Helping Hands? Experts Examine Curricular Alignment at Kentridge High School

Samantha E. Ketover
Jose M. Rios, University of Washington - Tacoma Campus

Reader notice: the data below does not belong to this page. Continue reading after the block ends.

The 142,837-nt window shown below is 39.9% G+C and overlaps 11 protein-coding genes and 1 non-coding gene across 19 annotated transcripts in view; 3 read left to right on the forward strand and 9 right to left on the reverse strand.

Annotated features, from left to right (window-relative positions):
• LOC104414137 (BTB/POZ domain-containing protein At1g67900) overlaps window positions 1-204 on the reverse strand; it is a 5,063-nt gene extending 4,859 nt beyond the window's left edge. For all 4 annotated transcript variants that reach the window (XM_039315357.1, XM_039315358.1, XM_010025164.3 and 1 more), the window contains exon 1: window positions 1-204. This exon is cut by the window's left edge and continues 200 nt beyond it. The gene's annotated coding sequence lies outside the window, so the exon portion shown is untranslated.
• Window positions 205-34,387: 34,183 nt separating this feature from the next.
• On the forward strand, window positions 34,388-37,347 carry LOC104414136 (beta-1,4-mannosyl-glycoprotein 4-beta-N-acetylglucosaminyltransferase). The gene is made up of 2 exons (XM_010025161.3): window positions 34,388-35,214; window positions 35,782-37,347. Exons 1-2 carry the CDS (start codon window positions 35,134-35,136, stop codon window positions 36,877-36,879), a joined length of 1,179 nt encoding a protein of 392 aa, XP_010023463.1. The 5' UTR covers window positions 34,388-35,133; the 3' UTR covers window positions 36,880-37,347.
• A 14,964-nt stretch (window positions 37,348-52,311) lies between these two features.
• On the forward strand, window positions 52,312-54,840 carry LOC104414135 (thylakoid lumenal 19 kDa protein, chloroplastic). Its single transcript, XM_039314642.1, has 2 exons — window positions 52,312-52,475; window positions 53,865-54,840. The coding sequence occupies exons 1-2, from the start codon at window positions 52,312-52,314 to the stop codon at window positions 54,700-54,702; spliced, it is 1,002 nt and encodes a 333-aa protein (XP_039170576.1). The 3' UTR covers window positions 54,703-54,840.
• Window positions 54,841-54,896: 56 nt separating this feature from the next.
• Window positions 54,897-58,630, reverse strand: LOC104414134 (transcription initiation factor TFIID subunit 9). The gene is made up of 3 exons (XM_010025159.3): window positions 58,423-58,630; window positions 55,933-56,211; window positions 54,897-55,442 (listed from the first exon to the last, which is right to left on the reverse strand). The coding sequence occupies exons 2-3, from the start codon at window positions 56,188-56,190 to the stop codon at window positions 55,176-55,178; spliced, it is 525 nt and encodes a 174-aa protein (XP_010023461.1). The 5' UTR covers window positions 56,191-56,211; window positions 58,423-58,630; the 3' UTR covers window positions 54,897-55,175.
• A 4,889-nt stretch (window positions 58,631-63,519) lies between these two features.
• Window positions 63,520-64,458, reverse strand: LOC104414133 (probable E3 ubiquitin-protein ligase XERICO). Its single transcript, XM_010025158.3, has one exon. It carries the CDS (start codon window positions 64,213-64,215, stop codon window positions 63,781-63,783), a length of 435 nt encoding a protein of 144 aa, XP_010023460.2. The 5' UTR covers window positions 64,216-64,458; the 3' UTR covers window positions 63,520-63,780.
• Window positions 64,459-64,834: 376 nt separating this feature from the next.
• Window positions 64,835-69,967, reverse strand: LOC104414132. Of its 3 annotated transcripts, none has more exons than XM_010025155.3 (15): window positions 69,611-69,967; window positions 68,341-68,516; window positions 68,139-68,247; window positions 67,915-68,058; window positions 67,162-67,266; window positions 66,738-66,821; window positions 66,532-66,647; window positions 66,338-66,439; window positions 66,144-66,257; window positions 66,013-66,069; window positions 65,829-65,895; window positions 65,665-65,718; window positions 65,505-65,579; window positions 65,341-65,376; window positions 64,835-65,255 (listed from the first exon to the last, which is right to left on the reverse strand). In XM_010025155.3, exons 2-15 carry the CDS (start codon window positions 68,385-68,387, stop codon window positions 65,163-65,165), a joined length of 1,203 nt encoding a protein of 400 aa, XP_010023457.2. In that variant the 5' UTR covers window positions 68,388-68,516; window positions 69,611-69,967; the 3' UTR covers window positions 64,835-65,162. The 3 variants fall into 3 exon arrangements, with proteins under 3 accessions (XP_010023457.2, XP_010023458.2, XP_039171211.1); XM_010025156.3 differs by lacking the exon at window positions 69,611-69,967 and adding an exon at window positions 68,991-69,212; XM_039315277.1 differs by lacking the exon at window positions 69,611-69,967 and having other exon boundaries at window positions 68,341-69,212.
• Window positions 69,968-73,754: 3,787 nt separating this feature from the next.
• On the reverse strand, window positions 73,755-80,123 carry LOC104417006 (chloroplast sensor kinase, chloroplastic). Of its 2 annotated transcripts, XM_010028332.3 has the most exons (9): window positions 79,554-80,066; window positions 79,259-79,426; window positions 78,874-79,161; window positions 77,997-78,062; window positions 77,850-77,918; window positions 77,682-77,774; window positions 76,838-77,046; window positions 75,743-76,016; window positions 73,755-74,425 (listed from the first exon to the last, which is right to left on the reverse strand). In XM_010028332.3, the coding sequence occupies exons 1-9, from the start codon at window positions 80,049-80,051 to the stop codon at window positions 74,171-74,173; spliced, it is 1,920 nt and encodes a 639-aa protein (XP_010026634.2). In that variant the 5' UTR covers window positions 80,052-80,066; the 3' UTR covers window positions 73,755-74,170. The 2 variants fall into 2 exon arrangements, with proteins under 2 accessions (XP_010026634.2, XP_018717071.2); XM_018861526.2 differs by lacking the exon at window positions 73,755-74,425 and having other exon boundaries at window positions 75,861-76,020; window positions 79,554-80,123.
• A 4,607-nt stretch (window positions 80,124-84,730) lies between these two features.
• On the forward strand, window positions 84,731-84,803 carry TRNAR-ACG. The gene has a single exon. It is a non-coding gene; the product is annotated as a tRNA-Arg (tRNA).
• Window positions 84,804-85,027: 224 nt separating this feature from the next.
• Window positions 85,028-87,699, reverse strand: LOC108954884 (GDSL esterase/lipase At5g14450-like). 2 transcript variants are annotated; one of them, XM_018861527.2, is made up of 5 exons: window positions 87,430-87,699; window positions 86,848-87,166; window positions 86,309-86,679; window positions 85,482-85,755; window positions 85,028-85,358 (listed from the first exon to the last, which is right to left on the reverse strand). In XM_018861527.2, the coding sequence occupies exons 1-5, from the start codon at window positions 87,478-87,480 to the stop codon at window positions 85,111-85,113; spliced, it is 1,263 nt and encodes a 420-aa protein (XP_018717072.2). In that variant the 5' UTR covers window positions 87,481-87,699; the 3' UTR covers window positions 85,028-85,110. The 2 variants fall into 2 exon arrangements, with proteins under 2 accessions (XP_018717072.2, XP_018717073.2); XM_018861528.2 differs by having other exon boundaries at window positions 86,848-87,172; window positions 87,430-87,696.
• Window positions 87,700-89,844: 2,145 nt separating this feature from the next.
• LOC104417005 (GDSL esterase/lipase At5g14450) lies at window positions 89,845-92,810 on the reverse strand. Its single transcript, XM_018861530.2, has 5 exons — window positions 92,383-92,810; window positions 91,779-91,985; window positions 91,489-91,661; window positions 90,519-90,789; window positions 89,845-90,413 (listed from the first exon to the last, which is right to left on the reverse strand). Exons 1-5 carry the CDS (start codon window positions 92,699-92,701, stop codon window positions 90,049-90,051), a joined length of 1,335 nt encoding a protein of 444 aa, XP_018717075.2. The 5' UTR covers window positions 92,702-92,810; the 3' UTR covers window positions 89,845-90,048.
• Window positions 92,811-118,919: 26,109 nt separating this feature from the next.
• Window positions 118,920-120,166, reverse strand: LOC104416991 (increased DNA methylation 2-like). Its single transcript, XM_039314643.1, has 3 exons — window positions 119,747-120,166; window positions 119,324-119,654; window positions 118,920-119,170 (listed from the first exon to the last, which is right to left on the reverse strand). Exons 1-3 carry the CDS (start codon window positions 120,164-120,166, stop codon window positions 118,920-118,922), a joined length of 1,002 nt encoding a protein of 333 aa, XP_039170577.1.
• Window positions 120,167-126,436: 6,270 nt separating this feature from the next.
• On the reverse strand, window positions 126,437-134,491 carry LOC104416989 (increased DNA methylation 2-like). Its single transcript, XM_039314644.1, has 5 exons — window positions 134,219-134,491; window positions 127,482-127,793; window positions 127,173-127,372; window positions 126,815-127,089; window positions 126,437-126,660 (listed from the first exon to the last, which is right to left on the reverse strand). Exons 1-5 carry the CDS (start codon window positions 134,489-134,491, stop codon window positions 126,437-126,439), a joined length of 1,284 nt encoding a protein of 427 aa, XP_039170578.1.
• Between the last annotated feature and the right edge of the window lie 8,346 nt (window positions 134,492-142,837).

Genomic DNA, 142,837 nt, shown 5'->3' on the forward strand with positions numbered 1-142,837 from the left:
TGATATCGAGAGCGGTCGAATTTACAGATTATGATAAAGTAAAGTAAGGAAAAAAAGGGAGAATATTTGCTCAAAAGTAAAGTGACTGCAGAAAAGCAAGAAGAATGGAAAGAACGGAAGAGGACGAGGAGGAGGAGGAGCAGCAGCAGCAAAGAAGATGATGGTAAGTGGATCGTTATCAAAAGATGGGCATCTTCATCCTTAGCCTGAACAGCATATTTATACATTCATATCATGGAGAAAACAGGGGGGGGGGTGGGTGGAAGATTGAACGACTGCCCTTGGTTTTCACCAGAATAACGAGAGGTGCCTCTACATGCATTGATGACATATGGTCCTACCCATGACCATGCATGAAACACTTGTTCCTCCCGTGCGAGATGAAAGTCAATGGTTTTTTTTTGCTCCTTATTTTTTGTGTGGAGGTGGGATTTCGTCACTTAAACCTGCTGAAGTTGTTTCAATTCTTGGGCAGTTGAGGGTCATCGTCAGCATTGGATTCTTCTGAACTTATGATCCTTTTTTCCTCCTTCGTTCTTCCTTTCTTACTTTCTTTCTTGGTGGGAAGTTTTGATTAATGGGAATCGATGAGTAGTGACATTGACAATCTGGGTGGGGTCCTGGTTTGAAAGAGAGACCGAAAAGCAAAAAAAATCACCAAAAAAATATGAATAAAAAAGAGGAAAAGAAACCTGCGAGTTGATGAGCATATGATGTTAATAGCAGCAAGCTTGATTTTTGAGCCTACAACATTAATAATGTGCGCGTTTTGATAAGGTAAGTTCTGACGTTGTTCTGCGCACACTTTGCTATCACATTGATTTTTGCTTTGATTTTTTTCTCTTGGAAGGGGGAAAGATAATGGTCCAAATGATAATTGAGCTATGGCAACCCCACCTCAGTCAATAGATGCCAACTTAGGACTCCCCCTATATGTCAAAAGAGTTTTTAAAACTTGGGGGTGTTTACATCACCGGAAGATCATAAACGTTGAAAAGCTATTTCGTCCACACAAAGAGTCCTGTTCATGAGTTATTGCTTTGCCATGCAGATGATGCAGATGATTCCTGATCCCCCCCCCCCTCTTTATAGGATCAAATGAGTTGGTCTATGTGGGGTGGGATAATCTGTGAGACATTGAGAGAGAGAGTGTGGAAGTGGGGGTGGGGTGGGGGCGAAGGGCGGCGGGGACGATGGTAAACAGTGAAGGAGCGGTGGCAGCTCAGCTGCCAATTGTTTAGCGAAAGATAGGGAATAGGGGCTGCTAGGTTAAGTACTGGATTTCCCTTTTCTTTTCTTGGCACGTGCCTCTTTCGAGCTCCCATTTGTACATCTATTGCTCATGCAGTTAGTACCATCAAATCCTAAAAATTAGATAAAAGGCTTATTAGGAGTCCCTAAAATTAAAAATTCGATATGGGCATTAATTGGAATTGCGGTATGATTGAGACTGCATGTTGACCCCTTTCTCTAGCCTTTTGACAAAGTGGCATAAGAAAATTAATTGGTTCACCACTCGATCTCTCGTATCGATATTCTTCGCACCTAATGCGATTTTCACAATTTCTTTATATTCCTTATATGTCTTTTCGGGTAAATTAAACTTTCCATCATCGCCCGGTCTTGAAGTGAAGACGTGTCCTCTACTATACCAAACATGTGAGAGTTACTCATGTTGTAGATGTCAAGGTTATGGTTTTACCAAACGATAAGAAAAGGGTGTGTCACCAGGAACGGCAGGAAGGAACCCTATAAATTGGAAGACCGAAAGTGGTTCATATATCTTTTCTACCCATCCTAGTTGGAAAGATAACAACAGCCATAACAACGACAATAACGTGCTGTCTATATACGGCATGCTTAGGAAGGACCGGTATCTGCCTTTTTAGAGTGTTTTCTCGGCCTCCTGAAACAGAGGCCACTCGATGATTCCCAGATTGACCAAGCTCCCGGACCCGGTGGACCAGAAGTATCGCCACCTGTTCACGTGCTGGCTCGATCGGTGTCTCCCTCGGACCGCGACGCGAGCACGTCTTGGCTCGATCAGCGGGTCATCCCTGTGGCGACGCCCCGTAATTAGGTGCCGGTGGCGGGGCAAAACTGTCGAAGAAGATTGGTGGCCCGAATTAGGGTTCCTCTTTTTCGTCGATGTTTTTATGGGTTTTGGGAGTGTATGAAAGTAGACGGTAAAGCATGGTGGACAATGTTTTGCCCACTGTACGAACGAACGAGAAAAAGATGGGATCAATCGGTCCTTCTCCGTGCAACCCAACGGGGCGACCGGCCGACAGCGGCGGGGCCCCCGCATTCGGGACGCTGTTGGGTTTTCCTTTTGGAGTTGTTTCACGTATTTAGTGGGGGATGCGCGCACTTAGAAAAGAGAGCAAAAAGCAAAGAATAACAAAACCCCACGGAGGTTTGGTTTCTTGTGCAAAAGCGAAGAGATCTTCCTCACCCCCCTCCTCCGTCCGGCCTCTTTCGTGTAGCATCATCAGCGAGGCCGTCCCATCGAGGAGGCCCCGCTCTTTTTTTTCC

Education reform is nothing new; however, from the authors' point of view, the tension between assessment and accountability is at an all-time high. Currently, 48 states administer state-mandated tests and 36 states publish annual report cards on school performance. As a nation, Americans are faced with a political and educational situation in which assessment and accountability are colliding. Accountability is a key word in all educational circles and permeates educational debates from the national level down to the individual classroom level. As assessment and accountability in education trickles down from the national to the state level, research that examines this phenomenon continues to grow. One particular high school, Kentridge, experimented with examining assessment and accountability in a different way. Kentridge High School is located within the Kent School District (KSD). In response to current national trends, the KSD has developed its own Student Learning Objectives (SLOs) to further teacher and student pursuit of accountability. Teachers at Kentridge enlist the assistance of experts to determine the strength of alignment among students, outcomes, and assessments. This article presents a study at Kentridge High School where experts examine curricular alignment issues for one biology unit. (Contains 3 tables.)